Well the race is not wrecked by the weather; in fact running in snow is quite enjoyable. Yep, there are hold ups as you can’t skirt round people quite so easily; yep, the slushy parts are tricky; yep, it gets quite parky along the tops; yep, Geronimo, Mearley Clough and Big End descents feel the full force of many butt cheeks. And yep, when you finish all you can say is – that was great. Unless you’re the lad I spoke to queueing for soup who told me this was his first fell race, that he’d done it on a whim and that he will never ever do another one. He’s been out there for four and a half hours and looks bedraggled and unamused.
Setting off it isn’t long before Crispin runs past me; I’m not chasing him, its much too early for that. I think he’s keeping tabs on Leigh so he’s obviously feeling quite fit. Leigh is running in odd shoes, quite unintentional. And there’s also the vest of Alan McKeown alongside them
Steve is hanging onto the coattails of Mark I who’s in a purple patch of form. On the moor above Churn Clough I pass the limping form of Steve. While chasing Mark after the checkpoint at The Nick he’s pulled his hamstring. All that way and all that training for it to end in such disappointment is such bad luck. And Steve isn’t one to hide his feelings, his frustration is too evident. I look for him in the village hall afterwards but he’s not there. Hey Steve, next time make sure you stay back for a natter, you’ve always got something interesting to say. But I know how you’re feeling and better luck next time.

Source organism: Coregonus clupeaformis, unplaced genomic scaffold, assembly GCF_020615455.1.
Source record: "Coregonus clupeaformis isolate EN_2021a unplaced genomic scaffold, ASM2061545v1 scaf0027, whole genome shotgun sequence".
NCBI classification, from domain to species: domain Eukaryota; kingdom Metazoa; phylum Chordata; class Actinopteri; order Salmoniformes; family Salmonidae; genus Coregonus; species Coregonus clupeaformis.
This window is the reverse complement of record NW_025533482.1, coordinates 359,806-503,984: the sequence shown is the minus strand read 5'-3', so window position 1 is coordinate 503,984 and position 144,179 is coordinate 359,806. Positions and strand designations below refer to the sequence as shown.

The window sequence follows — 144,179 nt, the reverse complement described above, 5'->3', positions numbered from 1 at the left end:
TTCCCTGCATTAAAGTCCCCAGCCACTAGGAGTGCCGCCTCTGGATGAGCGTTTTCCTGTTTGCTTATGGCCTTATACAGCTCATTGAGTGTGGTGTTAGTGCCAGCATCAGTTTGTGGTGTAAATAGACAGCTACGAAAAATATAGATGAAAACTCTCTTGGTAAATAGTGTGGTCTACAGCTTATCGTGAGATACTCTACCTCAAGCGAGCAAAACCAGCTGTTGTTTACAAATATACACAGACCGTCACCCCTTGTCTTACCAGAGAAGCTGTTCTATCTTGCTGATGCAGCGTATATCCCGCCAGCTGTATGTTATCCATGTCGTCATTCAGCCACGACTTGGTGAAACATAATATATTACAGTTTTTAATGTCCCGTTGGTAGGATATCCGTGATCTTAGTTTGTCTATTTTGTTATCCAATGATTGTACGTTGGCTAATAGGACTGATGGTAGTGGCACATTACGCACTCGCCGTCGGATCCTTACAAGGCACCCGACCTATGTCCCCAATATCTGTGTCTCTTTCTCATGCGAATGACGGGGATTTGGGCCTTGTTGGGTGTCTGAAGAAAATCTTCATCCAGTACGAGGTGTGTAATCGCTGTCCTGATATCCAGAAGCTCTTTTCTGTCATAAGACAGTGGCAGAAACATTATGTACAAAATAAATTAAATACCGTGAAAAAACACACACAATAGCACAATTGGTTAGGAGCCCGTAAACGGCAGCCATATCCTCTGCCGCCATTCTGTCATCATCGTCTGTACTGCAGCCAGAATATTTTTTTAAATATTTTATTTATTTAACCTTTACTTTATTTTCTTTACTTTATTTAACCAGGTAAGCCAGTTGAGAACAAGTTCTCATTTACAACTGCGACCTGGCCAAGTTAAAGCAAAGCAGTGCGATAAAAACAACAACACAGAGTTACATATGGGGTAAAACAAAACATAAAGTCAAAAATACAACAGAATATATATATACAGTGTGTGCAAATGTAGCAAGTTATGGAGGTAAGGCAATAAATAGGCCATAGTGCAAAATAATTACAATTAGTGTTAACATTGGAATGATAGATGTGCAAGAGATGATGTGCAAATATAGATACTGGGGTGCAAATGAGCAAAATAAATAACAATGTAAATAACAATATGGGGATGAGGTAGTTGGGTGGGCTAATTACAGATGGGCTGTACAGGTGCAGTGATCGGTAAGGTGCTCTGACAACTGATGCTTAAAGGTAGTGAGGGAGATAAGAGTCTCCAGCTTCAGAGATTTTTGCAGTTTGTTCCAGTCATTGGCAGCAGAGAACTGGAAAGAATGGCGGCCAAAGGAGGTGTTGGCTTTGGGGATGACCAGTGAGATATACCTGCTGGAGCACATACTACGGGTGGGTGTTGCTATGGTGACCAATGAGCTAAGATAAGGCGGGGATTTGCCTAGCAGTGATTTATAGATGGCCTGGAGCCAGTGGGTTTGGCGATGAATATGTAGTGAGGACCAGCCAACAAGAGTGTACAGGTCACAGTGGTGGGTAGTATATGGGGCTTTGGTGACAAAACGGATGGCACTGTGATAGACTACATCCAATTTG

Crispin has overcooked it and I haul him in on the way to The Nick, it’s going to be a painful second half for him. Alan and Leigh are some 200yards ahead and keeping a steady pace; but I know Leigh – he’s only going to get stronger. Alan will do well if he stays with him. Sure enough, my next sighting of Alan is a forlorn figure struggling and stopping going up the Big End. I pass him as he puts on his cag and girds himself to climb the rest of it. Well done Alan, this will only make you stronger and I can see that there is a bit of potential there. Leigh though is long gone.
Back at prize-giving Bowland win a few that I can recall; Chris Balderson – in a less than flattering yellow bobble hat from Poland; Leigh picks up one as well. Ahead of Leigh is Pennine runner Ian Warhurst who tells me that earlier in the year he managed to get his weight down to 8 stone and 10 pounds – how you get there without being ill or holidaying in some gulag is beyond me, but no, it was deliberate and his form was and is outstanding.
In comes Dave Tait, some 5 or 6 hours after setting out to his Ice Station Zebra. His chin shivers with the cold and he’s wet. Are you okay Dave; yes, he says, I’m layered up; and he shows me his string vest and brushed cotton shirt under his coat; oh, and he has a scarf on too. Well, I say, that explains it – sheesh.
Then Ian Roberts comes in looking like a drowned rat. He’s been out a similar amount of time but he explains his secret – his buffalo smock; as tested in antarctic waters so Ian explains; must get myself one.
Rounds of the day, for me anyway, are from the two Walsh’s:
the incomparably unique style of Wayne who thrives on doing these tough ALs with next to no training at all
and Martin who finishes second v70; a tremendous round Martin.
Oh, and the first lady finisher, who I talk to while changing, and who cannot believe she is the first woman back and is beside herself with delight – and cramp. She’s a Barlick runner and I’m afraid I can’t remember her name, but you are a tonic.
Dave Tait at Ice Station Zebra – thanks to Andy Holden